The decision to transfer out of the University of Missouri was a pretty clear one for me. I wasn’t being challenged in the slightest, getting a 4.0 while putting in almost no effort...constantly playing Spades and Outburst in the lounge, putting in no more time studying than I had in high school. But it was still a horrible experience buying all of those college guides again, mostly because somewhere deep inside I had a horrible, nagging fear of bungling my second college choice as badly as I had bungled the first. Thankfully, and in a bizarre coincidence, my academic advisor at Mizzou was my big sister, and my parents blessedly said that they knew I had made a big error, and that they would support my transfer wherever I wanted to go.
Still, I was a wreck. At 18, the college choice was the most important choice I had ever made on my own, and I’d failed it. Those who told (and tell) me—accurately, I think—that Missouri was a necessary part of figuring out who I was, that I obviously needed to make that mistake to mature, that I wouldn’t be who I am without it, that I probably never would have landed at Kenyon without...Mizzou…well, they didn’t (and don’t) make me feel any less stupid about making the mistake of going to a college that didn’t have a prayer at stimulating me intellectually as an undergrad.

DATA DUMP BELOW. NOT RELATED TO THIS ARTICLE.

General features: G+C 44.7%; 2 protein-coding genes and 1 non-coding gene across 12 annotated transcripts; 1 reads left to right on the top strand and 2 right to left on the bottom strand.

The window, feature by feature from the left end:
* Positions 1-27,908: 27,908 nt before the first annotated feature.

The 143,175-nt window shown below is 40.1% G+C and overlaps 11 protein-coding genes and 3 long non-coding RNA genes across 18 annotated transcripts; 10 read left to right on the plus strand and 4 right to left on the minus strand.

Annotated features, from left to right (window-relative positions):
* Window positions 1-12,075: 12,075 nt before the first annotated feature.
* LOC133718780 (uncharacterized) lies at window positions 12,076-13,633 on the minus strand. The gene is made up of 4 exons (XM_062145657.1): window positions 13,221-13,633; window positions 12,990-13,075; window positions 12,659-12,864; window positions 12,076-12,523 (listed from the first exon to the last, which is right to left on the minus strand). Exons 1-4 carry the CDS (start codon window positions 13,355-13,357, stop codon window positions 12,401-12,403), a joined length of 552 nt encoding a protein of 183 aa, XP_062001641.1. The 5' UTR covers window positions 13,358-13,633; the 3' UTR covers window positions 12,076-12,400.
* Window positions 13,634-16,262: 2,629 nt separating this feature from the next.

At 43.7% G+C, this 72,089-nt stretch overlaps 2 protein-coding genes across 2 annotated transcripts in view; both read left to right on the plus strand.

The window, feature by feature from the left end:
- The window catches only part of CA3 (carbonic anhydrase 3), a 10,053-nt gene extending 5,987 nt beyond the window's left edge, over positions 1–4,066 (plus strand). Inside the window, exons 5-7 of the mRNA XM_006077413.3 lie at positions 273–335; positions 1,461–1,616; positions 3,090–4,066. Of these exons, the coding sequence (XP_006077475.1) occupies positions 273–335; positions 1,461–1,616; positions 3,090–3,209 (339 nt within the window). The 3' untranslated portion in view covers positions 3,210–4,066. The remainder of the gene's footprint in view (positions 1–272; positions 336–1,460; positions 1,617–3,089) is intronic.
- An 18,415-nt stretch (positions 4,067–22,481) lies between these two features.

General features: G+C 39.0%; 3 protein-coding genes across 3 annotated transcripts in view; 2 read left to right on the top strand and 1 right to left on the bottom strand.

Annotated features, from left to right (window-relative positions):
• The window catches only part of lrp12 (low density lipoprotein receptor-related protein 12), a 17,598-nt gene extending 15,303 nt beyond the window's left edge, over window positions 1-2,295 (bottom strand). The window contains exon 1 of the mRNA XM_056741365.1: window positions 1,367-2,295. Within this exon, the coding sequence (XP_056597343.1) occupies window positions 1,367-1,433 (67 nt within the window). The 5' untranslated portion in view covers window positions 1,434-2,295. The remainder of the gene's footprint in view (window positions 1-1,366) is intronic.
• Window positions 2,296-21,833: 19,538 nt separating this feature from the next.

I was in that mindset one morning—probably mid-October—when I walked back to my dorm from my Junior Honors Shakespeare class (Mizzou was so stunned to have me at all that they broke all the rules and let me cut in front of a large waiting list to take it). I was transported by the discussion of whatever play we were working on, but as soon as I was back on Conley Avenue, my head was spinning again. Do I go small school, or large? Would majoring in English screw up my desire to be a sportscaster? Should I transfer at semester and abandon my budding Missouri friendships or tough it out for a year and do an easier, after-one-year switch? And, most scarily, how would I know I wasn’t screwing up again?
I may have been shaking. It was that stressful.
Back in 628 Mark Twain Hall, I fell asleep and had a dream. In this dream, my beloved AP English teacher from high school stood before me. She simply told me to calm down, and that everything would be all right. Big school or small, English or something else, end of year or at semester…I remember her saying “You’ll be fine. You’ll be great.”
I wasn’t shaking when I woke up. Breathing had normalized, and my notoriously overactive mind had calmed quite a bit.
By the end of the day, I’d written my old teacher a letter saying that, although she didn’t know she did it, she traveled 700 miles into my consciousness that afternoon to make what was a cataclysmic life crisis into something I could handle.